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Cardiovascular risk among urban Aboriginal people

Zhiqiang Wang and Wendy E Hoy
Med J Aust 2003; 179 (10): 557.
Published online: 17 November 2003

Zhiqiang Wang,* Wendy E Hoy

* Senior Research Fellow, † Professor, Centre for Chronic Disease, School of Medicine, University of Queensland, Herston, QLD. zwangATccs.uq.edu.au

To the Editor: In a recent article, Thompson and colleagues provided useful information on the prevalence of cardiovascular risk factors in urban Aboriginal people.1 Using the Sheffield table of absolute risk,2 the authors estimated that “15% men and 6% women had an absolute risk > 15% of a cardiovascular event within 10 years”.

The Sheffield risk table was developed for assessing the risk of coronary deaths rather than the risk of cardiovascular events.2 Moreover, the validity of applying the Sheffield table and other risk assessment tools based on the Framingham risk functions to Aboriginal people is yet to be assessed. The lower risk estimate in women reported by Thompson and colleagues may simply reflect the higher cholesterol concentration cut-offs for women in the Sheffield table.

The true risk difference between sexes in Aboriginal people may not be as dramatic as Thompson and colleagues suggest.

Firstly, data in Box 1 of their article show that there was little difference between men and women as regards past history of cardiovascular disease.

Secondly, Aboriginal women experience a higher prevalence than men of some cardiovascular risk factors such as diabetes,1,3 abnormal HDL cholesterol level and overweight.3

Thirdly, our own research suggests that there may be a substantial difference between estimated and observed risks. Using data from a cross-sectional study of 681 Australian Aboriginal people in a remote community,3 we performed a similar analysis to that of Thompson et al. Based on the Framingham functions,4 we estimated that 10-year risks of coronary heart disease for women were much lower than those for men in all age groups (a finding similar to that of Thompson and colleagues). However, in a related study of the same Aboriginal community (as yet unpublished), when we analysed cohort data from 838 participants with 13 years of follow-up, the observed coronary disease rates for women were as high as those for men (Box).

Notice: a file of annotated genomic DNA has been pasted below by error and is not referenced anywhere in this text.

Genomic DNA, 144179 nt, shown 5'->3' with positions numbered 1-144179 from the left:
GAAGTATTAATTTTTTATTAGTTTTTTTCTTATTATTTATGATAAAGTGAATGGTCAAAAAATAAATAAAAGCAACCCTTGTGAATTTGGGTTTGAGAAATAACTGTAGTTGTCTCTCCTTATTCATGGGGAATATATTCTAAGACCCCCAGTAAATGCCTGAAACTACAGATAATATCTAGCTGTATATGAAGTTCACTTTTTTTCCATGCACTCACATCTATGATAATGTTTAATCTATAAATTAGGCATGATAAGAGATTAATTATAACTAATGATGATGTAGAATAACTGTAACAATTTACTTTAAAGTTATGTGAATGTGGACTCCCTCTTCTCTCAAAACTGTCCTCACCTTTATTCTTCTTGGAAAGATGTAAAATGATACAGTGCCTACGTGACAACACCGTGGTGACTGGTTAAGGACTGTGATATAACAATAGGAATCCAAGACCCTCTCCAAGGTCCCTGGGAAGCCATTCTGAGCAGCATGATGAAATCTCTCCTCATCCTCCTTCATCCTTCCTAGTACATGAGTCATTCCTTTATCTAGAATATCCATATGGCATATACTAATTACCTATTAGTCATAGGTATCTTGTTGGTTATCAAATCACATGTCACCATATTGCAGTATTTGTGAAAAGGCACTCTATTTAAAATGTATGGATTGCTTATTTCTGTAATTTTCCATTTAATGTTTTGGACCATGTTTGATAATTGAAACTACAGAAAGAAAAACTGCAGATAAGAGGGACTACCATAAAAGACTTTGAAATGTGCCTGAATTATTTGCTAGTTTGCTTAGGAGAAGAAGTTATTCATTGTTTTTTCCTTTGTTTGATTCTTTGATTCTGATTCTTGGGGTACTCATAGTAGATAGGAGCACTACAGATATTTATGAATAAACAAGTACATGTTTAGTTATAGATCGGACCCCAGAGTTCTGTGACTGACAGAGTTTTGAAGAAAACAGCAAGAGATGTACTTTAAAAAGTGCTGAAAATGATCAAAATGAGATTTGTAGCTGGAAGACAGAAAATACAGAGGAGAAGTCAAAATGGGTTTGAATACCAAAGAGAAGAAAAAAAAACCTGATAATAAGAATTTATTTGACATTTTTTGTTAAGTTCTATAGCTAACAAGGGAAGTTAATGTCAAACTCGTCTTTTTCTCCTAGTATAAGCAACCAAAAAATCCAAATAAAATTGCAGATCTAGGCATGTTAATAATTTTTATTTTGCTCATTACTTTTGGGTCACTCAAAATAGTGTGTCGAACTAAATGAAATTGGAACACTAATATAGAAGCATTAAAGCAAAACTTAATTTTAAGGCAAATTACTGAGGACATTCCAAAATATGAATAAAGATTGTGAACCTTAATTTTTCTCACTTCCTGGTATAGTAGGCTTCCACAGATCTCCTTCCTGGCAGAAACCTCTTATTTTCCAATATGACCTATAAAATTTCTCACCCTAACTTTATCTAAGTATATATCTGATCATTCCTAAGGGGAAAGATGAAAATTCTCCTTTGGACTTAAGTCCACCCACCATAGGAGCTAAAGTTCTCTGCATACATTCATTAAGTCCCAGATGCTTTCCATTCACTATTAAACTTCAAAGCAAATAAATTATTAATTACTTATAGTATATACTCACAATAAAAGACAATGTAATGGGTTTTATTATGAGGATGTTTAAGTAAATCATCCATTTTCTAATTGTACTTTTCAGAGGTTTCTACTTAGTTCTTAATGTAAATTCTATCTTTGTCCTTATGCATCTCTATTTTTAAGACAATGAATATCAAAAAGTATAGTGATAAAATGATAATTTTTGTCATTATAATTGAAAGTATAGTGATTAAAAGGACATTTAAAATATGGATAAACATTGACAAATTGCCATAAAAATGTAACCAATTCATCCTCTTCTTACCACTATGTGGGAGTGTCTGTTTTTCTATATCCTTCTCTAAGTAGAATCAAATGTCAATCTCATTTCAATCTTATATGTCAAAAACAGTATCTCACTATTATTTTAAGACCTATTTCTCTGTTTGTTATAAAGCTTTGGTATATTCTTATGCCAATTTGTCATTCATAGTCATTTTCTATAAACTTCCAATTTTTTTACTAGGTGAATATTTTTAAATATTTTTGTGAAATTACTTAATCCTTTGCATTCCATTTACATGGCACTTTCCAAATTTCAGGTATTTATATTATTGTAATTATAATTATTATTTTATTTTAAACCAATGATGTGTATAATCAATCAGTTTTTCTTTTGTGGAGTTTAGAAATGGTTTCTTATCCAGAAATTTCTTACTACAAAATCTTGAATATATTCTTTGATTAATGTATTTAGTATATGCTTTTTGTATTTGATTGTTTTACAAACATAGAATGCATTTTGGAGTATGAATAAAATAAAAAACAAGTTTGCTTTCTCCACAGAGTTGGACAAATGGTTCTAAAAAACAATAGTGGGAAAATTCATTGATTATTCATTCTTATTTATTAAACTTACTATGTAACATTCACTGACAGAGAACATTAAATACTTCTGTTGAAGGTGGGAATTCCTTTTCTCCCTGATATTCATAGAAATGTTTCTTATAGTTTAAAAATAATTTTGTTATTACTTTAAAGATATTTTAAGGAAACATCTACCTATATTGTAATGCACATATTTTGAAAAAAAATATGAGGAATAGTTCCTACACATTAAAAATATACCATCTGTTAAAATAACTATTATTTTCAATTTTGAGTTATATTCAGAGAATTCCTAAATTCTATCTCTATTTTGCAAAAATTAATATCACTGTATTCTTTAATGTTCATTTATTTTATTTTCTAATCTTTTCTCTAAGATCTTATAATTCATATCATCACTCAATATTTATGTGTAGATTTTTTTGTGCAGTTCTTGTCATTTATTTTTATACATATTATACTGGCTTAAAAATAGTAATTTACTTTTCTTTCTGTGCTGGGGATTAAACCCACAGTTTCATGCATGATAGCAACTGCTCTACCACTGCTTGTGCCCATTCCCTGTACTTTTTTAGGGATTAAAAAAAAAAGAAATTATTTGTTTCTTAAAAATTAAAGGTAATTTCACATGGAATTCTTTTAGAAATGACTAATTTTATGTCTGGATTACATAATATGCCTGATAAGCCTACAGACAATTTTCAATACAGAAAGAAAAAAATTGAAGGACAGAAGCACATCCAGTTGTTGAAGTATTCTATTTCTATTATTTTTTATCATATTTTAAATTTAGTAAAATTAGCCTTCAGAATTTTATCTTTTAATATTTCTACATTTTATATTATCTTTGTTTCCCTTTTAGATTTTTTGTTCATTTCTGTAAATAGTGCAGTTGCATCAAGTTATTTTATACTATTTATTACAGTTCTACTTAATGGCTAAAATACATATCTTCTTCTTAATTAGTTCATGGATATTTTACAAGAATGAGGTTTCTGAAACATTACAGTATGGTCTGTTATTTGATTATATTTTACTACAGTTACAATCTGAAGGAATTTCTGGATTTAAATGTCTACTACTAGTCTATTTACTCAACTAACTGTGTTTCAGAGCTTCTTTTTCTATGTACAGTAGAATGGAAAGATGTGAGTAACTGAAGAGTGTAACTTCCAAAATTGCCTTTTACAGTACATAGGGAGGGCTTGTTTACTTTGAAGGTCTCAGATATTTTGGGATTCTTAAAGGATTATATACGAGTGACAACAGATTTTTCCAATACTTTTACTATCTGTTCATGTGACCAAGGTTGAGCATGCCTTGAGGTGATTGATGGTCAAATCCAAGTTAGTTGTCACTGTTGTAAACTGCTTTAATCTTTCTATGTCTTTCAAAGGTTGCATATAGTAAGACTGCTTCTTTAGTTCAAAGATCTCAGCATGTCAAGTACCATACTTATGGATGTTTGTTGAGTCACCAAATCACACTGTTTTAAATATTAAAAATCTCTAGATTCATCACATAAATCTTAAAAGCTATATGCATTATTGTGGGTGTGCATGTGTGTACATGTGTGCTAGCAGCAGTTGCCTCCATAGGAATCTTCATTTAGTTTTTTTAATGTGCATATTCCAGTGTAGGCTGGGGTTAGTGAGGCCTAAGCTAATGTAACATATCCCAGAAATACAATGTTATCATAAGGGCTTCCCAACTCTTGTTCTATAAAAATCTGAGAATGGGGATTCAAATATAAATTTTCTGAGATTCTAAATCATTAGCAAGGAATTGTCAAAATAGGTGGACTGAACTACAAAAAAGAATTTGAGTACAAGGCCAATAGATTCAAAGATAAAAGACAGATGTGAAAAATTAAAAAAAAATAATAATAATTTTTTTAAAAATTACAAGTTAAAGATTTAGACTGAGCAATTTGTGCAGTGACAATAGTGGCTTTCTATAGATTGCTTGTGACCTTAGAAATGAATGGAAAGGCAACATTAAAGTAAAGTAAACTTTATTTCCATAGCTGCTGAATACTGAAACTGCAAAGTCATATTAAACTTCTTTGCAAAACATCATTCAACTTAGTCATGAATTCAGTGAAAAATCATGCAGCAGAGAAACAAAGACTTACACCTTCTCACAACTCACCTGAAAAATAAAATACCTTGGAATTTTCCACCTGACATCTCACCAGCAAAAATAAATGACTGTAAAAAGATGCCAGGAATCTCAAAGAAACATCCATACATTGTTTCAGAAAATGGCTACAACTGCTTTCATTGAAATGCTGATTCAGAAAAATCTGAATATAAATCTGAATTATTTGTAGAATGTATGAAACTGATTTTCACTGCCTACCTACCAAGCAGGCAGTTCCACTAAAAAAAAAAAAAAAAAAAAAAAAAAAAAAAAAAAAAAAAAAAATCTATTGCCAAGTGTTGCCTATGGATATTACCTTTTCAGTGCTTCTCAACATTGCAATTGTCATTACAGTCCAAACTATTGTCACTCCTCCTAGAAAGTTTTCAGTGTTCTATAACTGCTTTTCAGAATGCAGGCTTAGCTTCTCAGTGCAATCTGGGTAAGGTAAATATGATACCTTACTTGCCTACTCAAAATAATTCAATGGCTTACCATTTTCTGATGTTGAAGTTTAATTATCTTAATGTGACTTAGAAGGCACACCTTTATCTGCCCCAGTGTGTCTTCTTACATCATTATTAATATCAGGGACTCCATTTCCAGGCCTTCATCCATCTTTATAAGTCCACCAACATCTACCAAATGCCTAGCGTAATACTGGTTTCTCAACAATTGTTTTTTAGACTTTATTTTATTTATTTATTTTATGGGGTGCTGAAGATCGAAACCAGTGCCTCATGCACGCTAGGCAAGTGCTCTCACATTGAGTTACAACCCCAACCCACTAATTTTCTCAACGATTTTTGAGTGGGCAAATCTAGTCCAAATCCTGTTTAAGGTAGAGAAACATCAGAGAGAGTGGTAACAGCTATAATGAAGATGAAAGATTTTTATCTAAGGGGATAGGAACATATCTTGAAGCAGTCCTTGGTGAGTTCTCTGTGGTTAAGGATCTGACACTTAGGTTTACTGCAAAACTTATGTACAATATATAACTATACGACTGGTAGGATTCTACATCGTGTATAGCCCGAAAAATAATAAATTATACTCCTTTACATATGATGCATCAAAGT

The discrepancy we found between estimated and observed risks is a warning that researchers and clinicians need to be cautious when applying existing risk assessment tools to Aboriginal people.

Incidence rates per 1000 person-years of coronary heart disease (95% CI), by age and sex (based on a cohort study of 838 Aboriginal people in a remote community)

Age (years)

Women

Men


20–34

4.1 (1.8–9.1)

3.2 (1.4–7.0)

35–44

15.6 (9.4–25.9)

8.6 (4.5–16.5)

45–54

19.3 (10.9–33.9)

26.5 (15.0–46.7)

≥ 55

50.2 (32.4–77.9)

31.9 (16.6–61.2)

  • Zhiqiang Wang
  • Wendy E Hoy

  • Centre for Chronic Disease, School of Medicine, University of Queensland, Herston, QLD.

Correspondence: zwang@ccs.uq.edu.au

  • 1. Thompson PL, Bradshaw PJ, Veroni M, Wilkes ET. Cardiovascular risk among urban Aboriginal people. Med J Aust 2003; 179: 143-146. <MJA full text>
  • 2. Haq IU, Jackson PR, Yeo WW, Ramsay LE. Sheffield risk and treatment table for cholesterol lowering for primary prevention of coronary heart disease. Lancet 1995; 346: 1467-1471.
  • 3. Wang Z, Hoy W. Hypertension, dyslipidemia, body mass index, diabetes and smoking status in Aboriginal Australians in a remote community. Ethn Dis 2003; 13: 324-330.
  • 4. Anderson KM, Odell PM, Wilson PW, Kannel WB. Cardiovascular disease risk profiles. Am Heart J 1991; 121(1 Pt 2): 293-298.

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